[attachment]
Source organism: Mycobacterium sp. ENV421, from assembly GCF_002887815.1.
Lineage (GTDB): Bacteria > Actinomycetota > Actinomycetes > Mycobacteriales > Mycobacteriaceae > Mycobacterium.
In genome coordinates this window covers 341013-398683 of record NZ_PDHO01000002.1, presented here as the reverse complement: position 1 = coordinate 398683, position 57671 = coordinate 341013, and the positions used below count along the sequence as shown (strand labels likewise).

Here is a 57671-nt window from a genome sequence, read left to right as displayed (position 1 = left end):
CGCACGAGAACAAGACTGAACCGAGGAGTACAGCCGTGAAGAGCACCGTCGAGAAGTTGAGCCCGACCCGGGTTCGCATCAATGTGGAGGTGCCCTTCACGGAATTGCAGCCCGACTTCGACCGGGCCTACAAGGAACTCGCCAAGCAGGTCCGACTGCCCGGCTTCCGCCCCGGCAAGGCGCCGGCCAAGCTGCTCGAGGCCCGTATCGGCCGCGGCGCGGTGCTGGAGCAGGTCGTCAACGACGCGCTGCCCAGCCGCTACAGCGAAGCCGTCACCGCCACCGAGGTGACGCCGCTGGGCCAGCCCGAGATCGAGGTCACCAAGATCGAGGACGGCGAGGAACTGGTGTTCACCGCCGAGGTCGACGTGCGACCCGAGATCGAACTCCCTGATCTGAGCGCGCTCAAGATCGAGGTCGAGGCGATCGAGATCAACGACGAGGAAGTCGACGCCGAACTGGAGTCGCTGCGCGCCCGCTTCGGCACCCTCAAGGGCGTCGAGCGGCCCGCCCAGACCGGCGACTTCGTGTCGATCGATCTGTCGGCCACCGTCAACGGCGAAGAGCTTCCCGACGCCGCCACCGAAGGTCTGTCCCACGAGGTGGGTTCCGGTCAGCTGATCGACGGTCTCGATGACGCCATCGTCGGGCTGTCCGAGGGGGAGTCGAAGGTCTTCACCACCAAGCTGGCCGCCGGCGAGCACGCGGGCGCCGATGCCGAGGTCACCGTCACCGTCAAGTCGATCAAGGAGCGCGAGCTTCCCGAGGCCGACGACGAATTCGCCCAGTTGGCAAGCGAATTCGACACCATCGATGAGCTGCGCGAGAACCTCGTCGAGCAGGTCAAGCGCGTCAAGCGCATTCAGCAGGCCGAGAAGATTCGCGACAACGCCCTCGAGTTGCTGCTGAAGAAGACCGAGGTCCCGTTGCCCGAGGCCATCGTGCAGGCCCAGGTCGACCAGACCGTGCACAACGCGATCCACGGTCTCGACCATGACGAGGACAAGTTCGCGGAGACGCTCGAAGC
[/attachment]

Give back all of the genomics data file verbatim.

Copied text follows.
Source organism: Mycobacterium sp. ENV421, from assembly GCF_002887815.1.
Lineage (GTDB): Bacteria > Actinomycetota > Actinomycetes > Mycobacteriales > Mycobacteriaceae > Mycobacterium.
In genome coordinates this window covers 341013-398683 of record NZ_PDHO01000002.1, presented here as the reverse complement: position 1 = coordinate 398683, position 57671 = coordinate 341013, and the positions used below count along the sequence as shown (strand labels likewise).

Here is a 57671-nt window from a genome sequence, read left to right as displayed (position 1 = left end):
CGCACGAGAACAAGACTGAACCGAGGAGTACAGCCGTGAAGAGCACCGTCGAGAAGTTGAGCCCGACCCGGGTTCGCATCAATGTGGAGGTGCCCTTCACGGAATTGCAGCCCGACTTCGACCGGGCCTACAAGGAACTCGCCAAGCAGGTCCGACTGCCCGGCTTCCGCCCCGGCAAGGCGCCGGCCAAGCTGCTCGAGGCCCGTATCGGCCGCGGCGCGGTGCTGGAGCAGGTCGTCAACGACGCGCTGCCCAGCCGCTACAGCGAAGCCGTCACCGCCACCGAGGTGACGCCGCTGGGCCAGCCCGAGATCGAGGTCACCAAGATCGAGGACGGCGAGGAACTGGTGTTCACCGCCGAGGTCGACGTGCGACCCGAGATCGAACTCCCTGATCTGAGCGCGCTCAAGATCGAGGTCGAGGCGATCGAGATCAACGACGAGGAAGTCGACGCCGAACTGGAGTCGCTGCGCGCCCGCTTCGGCACCCTCAAGGGCGTCGAGCGGCCCGCCCAGACCGGCGACTTCGTGTCGATCGATCTGTCGGCCACCGTCAACGGCGAAGAGCTTCCCGACGCCGCCACCGAAGGTCTGTCCCACGAGGTGGGTTCCGGTCAGCTGATCGACGGTCTCGATGACGCCATCGTCGGGCTGTCCGAGGGGGAGTCGAAGGTCTTCACCACCAAGCTGGCCGCCGGCGAGCACGCGGGCGCCGATGCCGAGGTCACCGTCACCGTCAAGTCGATCAAGGAGCGCGAGCTTCCCGAGGCCGACGACGAATTCGCCCAGTTGGCAAGCGAATTCGACACCATCGATGAGCTGCGCGAGAACCTCGTCGAGCAGGTCAAGCGCGTCAAGCGCATTCAGCAGGCCGAGAAGATTCGCGACAACGCCCTCGAGTTGCTGCTGAAGAAGACCGAGGTCCCGTTGCCCGAGGCCATCGTGCAGGCCCAGGTCGACCAGACCGTGCACAACGCGATCCACGGTCTCGACCATGACGAGGACAAGTTCGCGGAGACGCTCGAAGC